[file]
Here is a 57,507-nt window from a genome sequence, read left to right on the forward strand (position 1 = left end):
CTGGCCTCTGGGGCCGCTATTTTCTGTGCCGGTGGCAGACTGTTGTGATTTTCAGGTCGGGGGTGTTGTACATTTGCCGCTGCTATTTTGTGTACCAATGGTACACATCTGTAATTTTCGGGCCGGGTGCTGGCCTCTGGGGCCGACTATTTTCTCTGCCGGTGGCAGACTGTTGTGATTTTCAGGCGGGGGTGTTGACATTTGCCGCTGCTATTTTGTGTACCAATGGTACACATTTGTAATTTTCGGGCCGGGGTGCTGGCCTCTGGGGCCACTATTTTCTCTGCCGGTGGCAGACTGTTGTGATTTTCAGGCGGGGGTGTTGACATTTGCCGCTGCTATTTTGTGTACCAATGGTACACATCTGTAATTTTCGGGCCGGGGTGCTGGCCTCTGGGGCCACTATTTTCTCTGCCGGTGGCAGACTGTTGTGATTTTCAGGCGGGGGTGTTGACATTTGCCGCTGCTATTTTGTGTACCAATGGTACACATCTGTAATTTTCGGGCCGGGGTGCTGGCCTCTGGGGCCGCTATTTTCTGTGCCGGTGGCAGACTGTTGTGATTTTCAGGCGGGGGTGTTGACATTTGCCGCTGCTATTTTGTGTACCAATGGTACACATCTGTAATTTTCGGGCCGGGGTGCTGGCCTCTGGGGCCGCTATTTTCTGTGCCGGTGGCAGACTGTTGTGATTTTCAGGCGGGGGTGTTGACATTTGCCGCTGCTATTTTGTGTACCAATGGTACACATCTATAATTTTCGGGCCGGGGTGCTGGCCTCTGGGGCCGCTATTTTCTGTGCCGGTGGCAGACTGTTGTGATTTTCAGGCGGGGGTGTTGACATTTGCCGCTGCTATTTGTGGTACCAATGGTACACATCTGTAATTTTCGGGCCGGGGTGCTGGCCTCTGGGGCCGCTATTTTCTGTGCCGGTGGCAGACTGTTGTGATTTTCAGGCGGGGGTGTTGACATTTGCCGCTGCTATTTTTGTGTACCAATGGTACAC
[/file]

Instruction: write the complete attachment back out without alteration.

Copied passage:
Here is a 57,507-nt window from a genome sequence, read left to right on the forward strand (position 1 = left end):
CTGGCCTCTGGGGCCGCTATTTTCTGTGCCGGTGGCAGACTGTTGTGATTTTCAGGTCGGGGGTGTTGTACATTTGCCGCTGCTATTTTGTGTACCAATGGTACACATCTGTAATTTTCGGGCCGGGTGCTGGCCTCTGGGGCCGACTATTTTCTCTGCCGGTGGCAGACTGTTGTGATTTTCAGGCGGGGGTGTTGACATTTGCCGCTGCTATTTTGTGTACCAATGGTACACATTTGTAATTTTCGGGCCGGGGTGCTGGCCTCTGGGGCCACTATTTTCTCTGCCGGTGGCAGACTGTTGTGATTTTCAGGCGGGGGTGTTGACATTTGCCGCTGCTATTTTGTGTACCAATGGTACACATCTGTAATTTTCGGGCCGGGGTGCTGGCCTCTGGGGCCACTATTTTCTCTGCCGGTGGCAGACTGTTGTGATTTTCAGGCGGGGGTGTTGACATTTGCCGCTGCTATTTTGTGTACCAATGGTACACATCTGTAATTTTCGGGCCGGGGTGCTGGCCTCTGGGGCCGCTATTTTCTGTGCCGGTGGCAGACTGTTGTGATTTTCAGGCGGGGGTGTTGACATTTGCCGCTGCTATTTTGTGTACCAATGGTACACATCTGTAATTTTCGGGCCGGGGTGCTGGCCTCTGGGGCCGCTATTTTCTGTGCCGGTGGCAGACTGTTGTGATTTTCAGGCGGGGGTGTTGACATTTGCCGCTGCTATTTTGTGTACCAATGGTACACATCTATAATTTTCGGGCCGGGGTGCTGGCCTCTGGGGCCGCTATTTTCTGTGCCGGTGGCAGACTGTTGTGATTTTCAGGCGGGGGTGTTGACATTTGCCGCTGCTATTTGTGGTACCAATGGTACACATCTGTAATTTTCGGGCCGGGGTGCTGGCCTCTGGGGCCGCTATTTTCTGTGCCGGTGGCAGACTGTTGTGATTTTCAGGCGGGGGTGTTGACATTTGCCGCTGCTATTTTTGTGTACCAATGGTACAC